LATEST TWITCH 25 01 2013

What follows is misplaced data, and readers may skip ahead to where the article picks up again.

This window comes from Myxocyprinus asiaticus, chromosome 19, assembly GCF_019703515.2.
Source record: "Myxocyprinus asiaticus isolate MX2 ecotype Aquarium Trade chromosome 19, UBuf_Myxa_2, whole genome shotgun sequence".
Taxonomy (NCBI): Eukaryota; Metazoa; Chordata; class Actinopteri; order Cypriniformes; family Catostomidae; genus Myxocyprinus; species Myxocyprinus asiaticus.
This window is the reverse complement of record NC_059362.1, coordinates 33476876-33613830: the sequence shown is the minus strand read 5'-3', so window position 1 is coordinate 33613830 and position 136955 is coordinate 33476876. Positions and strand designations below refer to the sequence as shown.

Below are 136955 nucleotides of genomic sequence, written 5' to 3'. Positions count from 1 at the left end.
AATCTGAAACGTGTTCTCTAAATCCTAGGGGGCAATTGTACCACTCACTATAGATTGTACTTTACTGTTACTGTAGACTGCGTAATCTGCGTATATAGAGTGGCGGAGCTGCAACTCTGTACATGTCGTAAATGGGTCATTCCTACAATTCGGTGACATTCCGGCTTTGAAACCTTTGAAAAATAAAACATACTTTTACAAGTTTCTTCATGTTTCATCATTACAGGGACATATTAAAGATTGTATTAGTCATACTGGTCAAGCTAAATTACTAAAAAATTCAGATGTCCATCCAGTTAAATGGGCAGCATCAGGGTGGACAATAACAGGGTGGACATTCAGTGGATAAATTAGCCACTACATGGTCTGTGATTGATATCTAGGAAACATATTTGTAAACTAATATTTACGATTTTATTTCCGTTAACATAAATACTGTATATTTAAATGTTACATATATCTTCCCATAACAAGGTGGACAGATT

…Turns out that far from hiding in the Clarens woods (well, what’s left after the annual wood-chopping season), our Bigfoot clone has been seen cashing in empties at the Old Stone Bottle Store (Carling Black Label, if you are interested in his/her drinking habits) and caught on security cameras rising from the depths of the Ash River.     Kaalvoet was even photographed on the SAPS gate camera at the local Police Station, but somehow was neither spotted or detained.   Readers with more photographs to post should hurry along to the Brewery asap, as space on the ‘Creature Wall’ is running low. Turning to matters ornithological, as you would rightly expect, I have been pestered all week by growing flocks of Common Myna birds, or Indian Mynas (Acridotheres tristis) as they are more commonly known.   This little fellow is a member of the family Sturnidae (starlings and mynas) and is/was native to Asia.   It is an omnivorous open-woodland bird with a strong territorial instinct, and has adapted extremely well to urban environments like Clarens – in spite of its rural location!   You will be riveted to know that the Indian Myna is an important motif in Indian culture and appears both in Sansrit and Prakrit literature (copies definitely not available at the Bibliophile).   The word “Myna” (as if you cared) is derived from the Hindi language mainā which itself is derived from Sanskrit madanā, but locally it is simply known as a cheeky little bugger.   The real point is that the range of the Myna is increasing at such a rapid rate that in 2000 the  IUCN Species Survival Commission declared it one of the world’s most invasive species and one of only three birds in the top 100 species that pose an impact to biodiversity, agriculture and human interests.   Whew!   Judging by the number of these visitors to my little corner of God’s green acre, it’s turning into a very real problem for Clarens. So I got to thinking.   We could arm the population with air rifles and publish recipes for Myna stew, Myna á l’Orange, or that well-known stand-by, Myna and Cherries in Phyllo Pastry.   However, given the average age of the village population and the prevalence of bottle-bottomed glasses, I suspect we would wind up with long queues in Casualty and not a dead Myna to our collective name.   So, it occurred to me that the previous Government, which we may or may not remember but obviously never supported, put a metaphorical fence around the Free State and insisted that visitors of Indian origin had but 24-hours to cross this enchanted land – and required a visa to do so.   At risk of exciting a host of retired civil servants now running cafes on the coast, could we not re-introduce this remarkable legislation and curb the widespread incursions of this bothersome creature?    Just think, whole squadrons of hot-air balloons with nets deployed across the Malutis; employment for legions of rubber-stamping visa issuers who would (again) simply refuse every application; and clear skies over Clarens!?!   Hhmmmm.   Perhaps I will just buy a pellet gun. The Twitcher